Neuroscientists at Kessler Foundation have documented increased cerebral activation in patients with multiple sclerosis (MS) following memory retraining using the modified Story Memory Technique (mSMT). This is the first study to demonstrate that behavioral interventions can have a positive effect on brain function in people with cognitive disability caused by MS, an important step in validating the clinical utility of cognitive rehabilitation.
According to Nancy Chiaravalloti, PhD, director of Neuropsychology & Neuroscience Research at Kessler Foundation, "This demonstrates that an effective cognitive rehabilitation protocol can lead to changes in the way the brain is actually processing information." Dr. Chiaravalloti is lead author of the article, which was published online by the Journal of Neurology on January 12.
Cognitive deficits are common in MS, though few studies have examined the efficacy of memory retraining in this population. Previous research conducted at Kessler Foundation demonstrated that mSMT improves new learning and memory in MS.
The new study utilized functional magnetic resonance imaging (fMRI) to document brain activation patterns before and after memory retraining. In the double-blind, placebo-controlled, randomized clinical trial, 16 individuals were randomly assigned to treatment (n = 8) or placebo (n = 8) groups. Each underwent 10 memory retraining sessions (twice weekly for 5 weeks). After treatment, greater activation was evident on fMRI in the treatment group during performance of a memory task; no change was seen in the placebo group. Increased activation was associated with improved memory performance. These benefits may warrant third-party reimbursement for this intervention in selected patients.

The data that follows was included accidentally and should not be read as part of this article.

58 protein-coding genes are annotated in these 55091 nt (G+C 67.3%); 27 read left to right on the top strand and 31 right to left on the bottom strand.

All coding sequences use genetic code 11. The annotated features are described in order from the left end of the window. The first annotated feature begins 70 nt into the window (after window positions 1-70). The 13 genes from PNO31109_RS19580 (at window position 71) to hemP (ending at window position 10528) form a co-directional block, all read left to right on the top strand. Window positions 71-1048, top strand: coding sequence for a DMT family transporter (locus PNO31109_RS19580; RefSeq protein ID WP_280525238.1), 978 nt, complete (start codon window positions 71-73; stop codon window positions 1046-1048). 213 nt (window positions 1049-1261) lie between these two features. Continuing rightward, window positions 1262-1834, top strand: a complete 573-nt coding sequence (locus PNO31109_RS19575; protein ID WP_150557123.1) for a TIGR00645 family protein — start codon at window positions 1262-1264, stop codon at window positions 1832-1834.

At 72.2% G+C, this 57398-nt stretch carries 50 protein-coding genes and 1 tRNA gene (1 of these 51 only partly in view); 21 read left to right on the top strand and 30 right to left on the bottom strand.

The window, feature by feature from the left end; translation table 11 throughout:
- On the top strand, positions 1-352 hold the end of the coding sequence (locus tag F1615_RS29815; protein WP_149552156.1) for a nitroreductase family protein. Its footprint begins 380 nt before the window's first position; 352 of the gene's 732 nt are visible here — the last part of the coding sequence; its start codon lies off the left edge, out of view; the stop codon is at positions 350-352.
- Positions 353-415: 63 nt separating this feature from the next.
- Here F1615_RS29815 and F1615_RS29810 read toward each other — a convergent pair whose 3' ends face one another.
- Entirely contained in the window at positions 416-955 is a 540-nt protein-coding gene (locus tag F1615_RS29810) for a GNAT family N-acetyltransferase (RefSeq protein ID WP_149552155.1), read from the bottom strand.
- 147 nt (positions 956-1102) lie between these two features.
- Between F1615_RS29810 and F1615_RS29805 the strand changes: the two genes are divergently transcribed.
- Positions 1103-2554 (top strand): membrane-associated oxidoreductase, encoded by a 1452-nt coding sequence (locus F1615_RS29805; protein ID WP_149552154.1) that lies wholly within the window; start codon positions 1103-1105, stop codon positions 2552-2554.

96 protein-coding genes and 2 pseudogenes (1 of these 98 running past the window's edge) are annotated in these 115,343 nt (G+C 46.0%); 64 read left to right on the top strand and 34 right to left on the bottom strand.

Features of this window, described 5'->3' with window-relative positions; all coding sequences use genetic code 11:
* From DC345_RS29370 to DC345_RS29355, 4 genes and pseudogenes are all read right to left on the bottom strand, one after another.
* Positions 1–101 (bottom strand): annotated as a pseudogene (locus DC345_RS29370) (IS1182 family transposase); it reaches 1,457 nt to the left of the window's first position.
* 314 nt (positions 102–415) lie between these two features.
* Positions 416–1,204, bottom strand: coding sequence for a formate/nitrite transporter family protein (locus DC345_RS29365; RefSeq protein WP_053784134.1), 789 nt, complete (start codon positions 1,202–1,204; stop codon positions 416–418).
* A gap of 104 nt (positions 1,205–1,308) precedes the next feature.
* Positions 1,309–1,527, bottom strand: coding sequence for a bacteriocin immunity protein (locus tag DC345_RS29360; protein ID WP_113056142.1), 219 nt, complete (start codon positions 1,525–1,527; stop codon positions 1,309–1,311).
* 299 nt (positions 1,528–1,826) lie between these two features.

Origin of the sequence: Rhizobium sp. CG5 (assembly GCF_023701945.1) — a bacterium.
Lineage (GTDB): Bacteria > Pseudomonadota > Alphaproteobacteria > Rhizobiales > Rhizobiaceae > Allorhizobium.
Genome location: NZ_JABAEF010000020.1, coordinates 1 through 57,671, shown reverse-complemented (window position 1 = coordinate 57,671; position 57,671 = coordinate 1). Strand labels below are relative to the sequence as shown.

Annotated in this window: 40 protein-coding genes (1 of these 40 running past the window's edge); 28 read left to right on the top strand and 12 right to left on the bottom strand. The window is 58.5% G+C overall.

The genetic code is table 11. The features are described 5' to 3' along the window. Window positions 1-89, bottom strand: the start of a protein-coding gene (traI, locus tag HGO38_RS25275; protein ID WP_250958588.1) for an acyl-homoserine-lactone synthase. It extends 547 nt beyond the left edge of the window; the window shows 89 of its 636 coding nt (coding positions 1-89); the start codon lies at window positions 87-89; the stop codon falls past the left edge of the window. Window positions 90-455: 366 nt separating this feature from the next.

The article, Increased cerebral activation after behavioral treatment for memory deficits in MS, DOI: 10.1007/s00415-011-6353-x appeared online in the Journal of Neurology on January 12, 2012. Authors are Nancy Chiaravalloti, PhD, Glenn Wylie, DPhil, Victoria Leavitt, PhD, and John DeLuca, PhD, all of Kessler Foundation, West Orange, NJ. The authors also have faculty appointments with UMDNJ-New Jersey Medical School, Newark, NJ.
Research funded by National Institutes of Health grants RO1 HD045798 & HD45798-S, National MS Society and Kessler Foundation.
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